Before it was headquartered in Texas, American Airlines was headquartered at 633 Third Avenue in the Murray Hill area of Midtown Manhattan, New York City.[55][56] In 1979, American moved its headquarters to a site at Dallas/Fort Worth International Airport, which affected up to 1,300 jobs. Mayor of New York City Ed Koch described the move as a "betrayal" of New York City.[57] American moved to two leased office buildings in Grand Prairie, Texas.[58] On January 17, 1983, the airline finished moving into a $150 million ($369,000,000 when adjusted for inflation), 550,000-square-foot (51,000 m2) facility in Fort Worth; $147 million (about $361,000,000 when adjusted for inflation) in Dallas/Fort Worth International Airport bonds financed the headquarters. The airline began leasing the facility from the airport, which owns the facility.[58]
Airbnb is an American home rental platform based in San Francisco that lets people list, find, and rent short-term lodging in 65,000 cities and more than 191 countries across the globe. Founded in 2008 by Brian Chesky, Joe Gebbia, and Nathan Blecharczyk, it has done more than any other company to change the way people find places to stay away from home. In recent years, Airbnb has evolved its peer-to-peer model to give hosts the tech tools they need to run a seamless, sophisticated operation. More than 40% of Airbnb listings are now available via Instant Book, allowing guests to make reservations much as they would a hotel booking, and a new check-in tool automatically feeds arrival instructions to them via the app. The company has also expanded into Business Travel Ready listings, which offer travelers a designated work space, guaranteed Wi-Fi, and more. Now valued at $31 billion, the company is also helping travelers explore the world outside their rentals. In 2016, Airbnb launched Trips, a service that lures travelers out of their rentals for local tours and adventures in 20 countries and 30 cities around the globe. And in an effort to address humanitarian issues, Airbnb launched an Open Homes program in 2017 that allows hosts to offer housing to refugees, displaced travelers, and those seeking shelter after disasters.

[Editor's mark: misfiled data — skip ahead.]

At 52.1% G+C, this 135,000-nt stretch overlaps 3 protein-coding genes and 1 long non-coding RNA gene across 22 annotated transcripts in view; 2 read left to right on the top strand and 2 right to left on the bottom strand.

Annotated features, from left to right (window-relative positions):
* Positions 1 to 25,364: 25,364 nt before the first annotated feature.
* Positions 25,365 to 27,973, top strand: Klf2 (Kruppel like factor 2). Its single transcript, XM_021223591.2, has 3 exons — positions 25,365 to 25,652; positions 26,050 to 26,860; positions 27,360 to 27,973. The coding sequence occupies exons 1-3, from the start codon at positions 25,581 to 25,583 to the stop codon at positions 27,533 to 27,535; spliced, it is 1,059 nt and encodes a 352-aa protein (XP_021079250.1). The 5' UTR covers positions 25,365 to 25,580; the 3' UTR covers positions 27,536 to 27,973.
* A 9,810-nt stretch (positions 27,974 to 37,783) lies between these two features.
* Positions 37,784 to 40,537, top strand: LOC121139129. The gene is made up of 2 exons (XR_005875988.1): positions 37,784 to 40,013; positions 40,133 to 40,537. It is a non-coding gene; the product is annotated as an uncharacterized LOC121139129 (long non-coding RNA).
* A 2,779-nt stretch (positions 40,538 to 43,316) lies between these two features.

We created one set of these components for phones (iOS and Android), and adapted them to tablet sizes from there. Tablet components are largely the same as those for mobile, and on a technical level the code only needs to exist once in two different styles. With this system components can vary in their look and positioning, similarly to the way responsive design works for web. Designers can then design a screen once using common components, and it can be easily adapted to different screen sizes as well as to iOS and Android.
Shortly after moving to San Francisco in October 2007, roommates and former schoolmates Brian Chesky and Joe Gebbia could not afford the rent for their loft apartment. Chesky and Gebbia came up with the idea of putting an air mattress in their living room and turning it into a bed and breakfast.[16][17] The goal at first was just "to make a few bucks".[18][19] In February 2008, Nathan Blecharczyk, Chesky's former roommate, joined as the Chief Technology Officer and the third co-founder of the new venture, which they named AirBed & Breakfast.[17][20] They put together a website which offered short-term living quarters, breakfast, and a unique business networking opportunity for those who were unable to book a hotel in the saturated market.[21] The site Airbedandbreakfast.com officially launched on August 11, 2008.[22][23] The founders had their first customers in town in the summer of 2008, during the Industrial Design Conference held by Industrial Designers Society of America, where travelers had a hard time finding lodging in the city.[17][24]
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